- Marshall Accepts Bid to 2013 Military Bowl Presented by Northrop Grumman
- Marshall Falls to Rice in Conference USA Football Championship
- MILITARY-INDUSTRIAL COMPLEX: Defense Dept. Contracts for Dec. 6, 2013
- Ellen Wilson First Spouse Gold Coin Available December 9
- BOOK REVIEW: 'The Devil's Son': WV Native's Novel Focuses on Cap Hatfield, Who Ended the Famous Feud Between the Hatfields and McCoys
- Richard Cordray, Director of the Consumer Financial Protection Bureau, Discusses Mortgage Rules at Consumer Federation of America Meeting
- BOOK REVIEW: 'The Eternal Wonder': Pearl Buck's Last Novel Manuscript Discovered in Texas Storage Unit
- FLASHBACK: Transcripts Reveal Technetium, Neptunium and Plutonium at Huntington Pilot Plant Concern Over Parking Lot Radiation Expressed
- National Influenza Vaccination Week: December 8-14, 2013
- WSJ Wasteland Series Continues in Pennsylvania where Uranium Processing Site had "Birdcages"
Horror Flicks Frighten Up Favorable Screams
Second, the Naval mass shooting has revived simmering debate concerning violent video games and violent flicks.
On the trouble with mega budgeted tentpole summer film offerings that tanked (“Lone Ranger,” “RIPD,” “Pacific Rim,” etc.), the buzz nearly always emphasizes the BUDGET. Hey, get a grip, it’s the story stupid that brings moviegoers to the big screen complexes. They don’t care about the amount of $$ spent to produce if the execution is not entertaining.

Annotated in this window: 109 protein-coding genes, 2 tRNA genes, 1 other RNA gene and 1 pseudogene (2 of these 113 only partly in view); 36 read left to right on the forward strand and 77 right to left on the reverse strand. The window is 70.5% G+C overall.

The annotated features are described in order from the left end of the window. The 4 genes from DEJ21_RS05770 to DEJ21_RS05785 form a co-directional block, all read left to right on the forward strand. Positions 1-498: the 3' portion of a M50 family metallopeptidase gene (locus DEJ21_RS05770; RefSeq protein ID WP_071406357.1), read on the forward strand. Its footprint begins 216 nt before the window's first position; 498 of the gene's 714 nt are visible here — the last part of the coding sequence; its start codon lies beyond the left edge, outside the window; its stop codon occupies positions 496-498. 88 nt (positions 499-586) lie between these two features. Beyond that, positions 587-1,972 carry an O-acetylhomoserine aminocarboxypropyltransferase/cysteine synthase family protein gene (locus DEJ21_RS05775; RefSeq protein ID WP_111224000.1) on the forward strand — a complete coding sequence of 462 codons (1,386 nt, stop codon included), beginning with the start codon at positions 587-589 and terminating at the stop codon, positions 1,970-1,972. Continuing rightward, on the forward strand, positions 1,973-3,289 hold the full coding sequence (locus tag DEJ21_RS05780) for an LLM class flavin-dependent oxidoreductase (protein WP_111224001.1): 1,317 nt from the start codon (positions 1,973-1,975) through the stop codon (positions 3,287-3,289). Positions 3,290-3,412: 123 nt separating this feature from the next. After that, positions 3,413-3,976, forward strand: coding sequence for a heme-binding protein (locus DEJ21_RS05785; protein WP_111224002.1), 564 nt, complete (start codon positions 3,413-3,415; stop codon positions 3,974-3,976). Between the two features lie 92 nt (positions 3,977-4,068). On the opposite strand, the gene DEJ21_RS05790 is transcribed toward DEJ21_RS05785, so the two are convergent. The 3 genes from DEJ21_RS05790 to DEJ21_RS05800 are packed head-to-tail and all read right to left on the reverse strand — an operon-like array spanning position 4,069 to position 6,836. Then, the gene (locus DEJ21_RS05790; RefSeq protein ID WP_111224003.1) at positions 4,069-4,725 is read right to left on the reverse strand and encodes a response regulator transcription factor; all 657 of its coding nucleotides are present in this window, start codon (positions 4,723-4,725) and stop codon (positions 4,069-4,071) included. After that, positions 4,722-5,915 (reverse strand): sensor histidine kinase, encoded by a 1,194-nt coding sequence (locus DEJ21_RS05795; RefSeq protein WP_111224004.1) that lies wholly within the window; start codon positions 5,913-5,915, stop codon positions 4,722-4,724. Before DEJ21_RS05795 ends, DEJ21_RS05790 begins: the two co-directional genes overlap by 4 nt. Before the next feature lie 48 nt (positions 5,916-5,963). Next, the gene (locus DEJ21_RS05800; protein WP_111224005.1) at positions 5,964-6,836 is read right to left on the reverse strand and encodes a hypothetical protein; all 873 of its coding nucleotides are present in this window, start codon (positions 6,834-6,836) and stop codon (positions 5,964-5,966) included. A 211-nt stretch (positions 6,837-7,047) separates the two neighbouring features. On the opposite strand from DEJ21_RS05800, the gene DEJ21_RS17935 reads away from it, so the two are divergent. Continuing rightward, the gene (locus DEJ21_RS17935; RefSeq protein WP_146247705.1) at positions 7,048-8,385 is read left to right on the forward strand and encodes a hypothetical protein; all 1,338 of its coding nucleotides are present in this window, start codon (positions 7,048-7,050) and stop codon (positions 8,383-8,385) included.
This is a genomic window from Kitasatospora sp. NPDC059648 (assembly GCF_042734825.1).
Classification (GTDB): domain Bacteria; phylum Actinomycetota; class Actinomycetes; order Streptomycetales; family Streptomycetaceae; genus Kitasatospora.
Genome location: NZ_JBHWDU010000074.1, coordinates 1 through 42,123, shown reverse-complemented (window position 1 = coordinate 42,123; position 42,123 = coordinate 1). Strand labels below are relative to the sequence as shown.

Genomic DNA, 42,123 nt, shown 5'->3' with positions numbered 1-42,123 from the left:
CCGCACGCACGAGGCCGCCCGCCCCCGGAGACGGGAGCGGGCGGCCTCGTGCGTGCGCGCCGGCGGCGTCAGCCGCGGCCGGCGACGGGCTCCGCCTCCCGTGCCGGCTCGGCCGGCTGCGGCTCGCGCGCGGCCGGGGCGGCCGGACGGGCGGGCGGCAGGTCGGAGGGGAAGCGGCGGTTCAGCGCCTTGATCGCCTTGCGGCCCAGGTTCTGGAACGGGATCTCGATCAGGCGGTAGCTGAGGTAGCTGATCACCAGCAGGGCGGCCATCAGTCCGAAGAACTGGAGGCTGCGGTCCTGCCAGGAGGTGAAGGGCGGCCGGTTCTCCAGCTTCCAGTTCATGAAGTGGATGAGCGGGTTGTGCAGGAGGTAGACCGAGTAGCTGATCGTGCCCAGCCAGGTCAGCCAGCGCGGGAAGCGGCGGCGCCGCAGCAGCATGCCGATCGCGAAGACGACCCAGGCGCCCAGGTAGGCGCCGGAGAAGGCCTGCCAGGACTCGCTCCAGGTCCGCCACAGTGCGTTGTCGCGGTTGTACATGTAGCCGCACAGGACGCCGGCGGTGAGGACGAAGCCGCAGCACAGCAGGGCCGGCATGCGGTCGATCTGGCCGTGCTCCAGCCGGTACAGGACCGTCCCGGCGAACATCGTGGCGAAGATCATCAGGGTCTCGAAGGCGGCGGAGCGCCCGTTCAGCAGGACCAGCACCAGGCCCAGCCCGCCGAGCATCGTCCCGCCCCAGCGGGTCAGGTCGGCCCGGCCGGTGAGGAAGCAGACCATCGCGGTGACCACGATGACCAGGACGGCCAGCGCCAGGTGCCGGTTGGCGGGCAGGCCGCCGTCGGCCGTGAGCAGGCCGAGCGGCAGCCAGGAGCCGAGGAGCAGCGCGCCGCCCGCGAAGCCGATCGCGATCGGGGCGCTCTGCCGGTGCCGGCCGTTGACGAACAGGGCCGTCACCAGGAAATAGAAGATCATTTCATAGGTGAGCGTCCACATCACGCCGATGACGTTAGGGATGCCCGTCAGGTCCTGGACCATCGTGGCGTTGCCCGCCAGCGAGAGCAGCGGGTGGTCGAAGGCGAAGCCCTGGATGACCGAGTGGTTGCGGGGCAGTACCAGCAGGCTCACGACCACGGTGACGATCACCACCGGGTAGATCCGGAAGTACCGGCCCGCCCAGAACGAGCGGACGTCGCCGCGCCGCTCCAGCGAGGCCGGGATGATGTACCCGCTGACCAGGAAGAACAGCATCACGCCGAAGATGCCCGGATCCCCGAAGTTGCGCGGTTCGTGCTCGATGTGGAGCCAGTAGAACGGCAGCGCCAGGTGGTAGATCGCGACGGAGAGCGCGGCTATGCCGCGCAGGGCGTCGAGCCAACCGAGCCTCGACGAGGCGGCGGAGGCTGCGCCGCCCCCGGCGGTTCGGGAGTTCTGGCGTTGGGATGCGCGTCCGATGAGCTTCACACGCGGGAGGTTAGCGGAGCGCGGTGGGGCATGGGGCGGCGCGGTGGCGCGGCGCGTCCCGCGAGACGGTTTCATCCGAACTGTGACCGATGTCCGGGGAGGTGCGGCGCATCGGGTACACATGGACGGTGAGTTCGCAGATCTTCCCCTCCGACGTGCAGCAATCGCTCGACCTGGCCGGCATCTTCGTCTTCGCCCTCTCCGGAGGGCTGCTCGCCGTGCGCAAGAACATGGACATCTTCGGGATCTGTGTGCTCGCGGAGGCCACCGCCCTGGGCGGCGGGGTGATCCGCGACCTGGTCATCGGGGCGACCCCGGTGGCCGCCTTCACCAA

Late in the summer, the low budget “Conjuring” leaped to the head of the boxoffice charts. It zipped to $100 million in sales, even with a paltry $20 million dollar budget. Why? It scared, shocked, and entertained viewers. “You’re Next” scared the flippers off everyone by its cunning twists on the “And Then There Were None” standard at an isolated retreat of the almost super-wealthy.
“Insidious II” has continued the string of horror hits. Likely, the reimagination of “Carrie” will pack auditoriums too.
“Insidious” sequel viewers found a furiously paced story that took advantage of visuals to assist in transitions. This cuts down on the need for narrative explanations and audience head scratching.
Switching between life and a dark, misty afterlife way station, director James Wan astutely and artistically decided that depicting the real world sequences mostly in light and the netherworld with misty darkness quickly cuts to the would-be convoluted premise with ease.
Interestingly, the new horror roll outs have avoided the extreme torture visuals that dominated franchises such as “Saw,” of which Wan directed in 2004. This decision calms the race to depict that which is the most gross and avoids the explicitly violent label. Look for “Machete Kills” to again test the bloody slashing torture limits when it debuts in October.
“World’s End,” the drinking buddies “Big Chill” reunion featuring Simon Pegg mixes a comedic revival of the good ole days of barhopping for a group of middle aged dudes. The drinking marathon takes a screwy, yet interest reviving, “Invasion of the Body Snatchers” styled twist. If you wrote this one off as simply an intoxicated comedy, don’t. The invasion premises salvages this one.
As the fall movie season awaits the Hunger Games follow up, the questions awaiting resolution by you the social media users are whether the romantic comedies “Baggage Claim” and “Don Juan” will woo, how many favorable twits will accompany the Wiki-leaks inspired, “The Fifth Estate,” and whether Brad Pitt convinces as an attorney plunged into the world of drug trafficking (“The Counselor”). George Clooney and Sandra Bullock seem to be shoe-ins for “hit” status when “Gravity” opens in which they are cast adrift in outer space.
There’s still time at some cinemas to catch “Getaway,” which has more zinging chases than such classics as the “French Connection” or “Bullett,” sustains the dodging and smashing with an the actions of a terrorist manipulating the driver.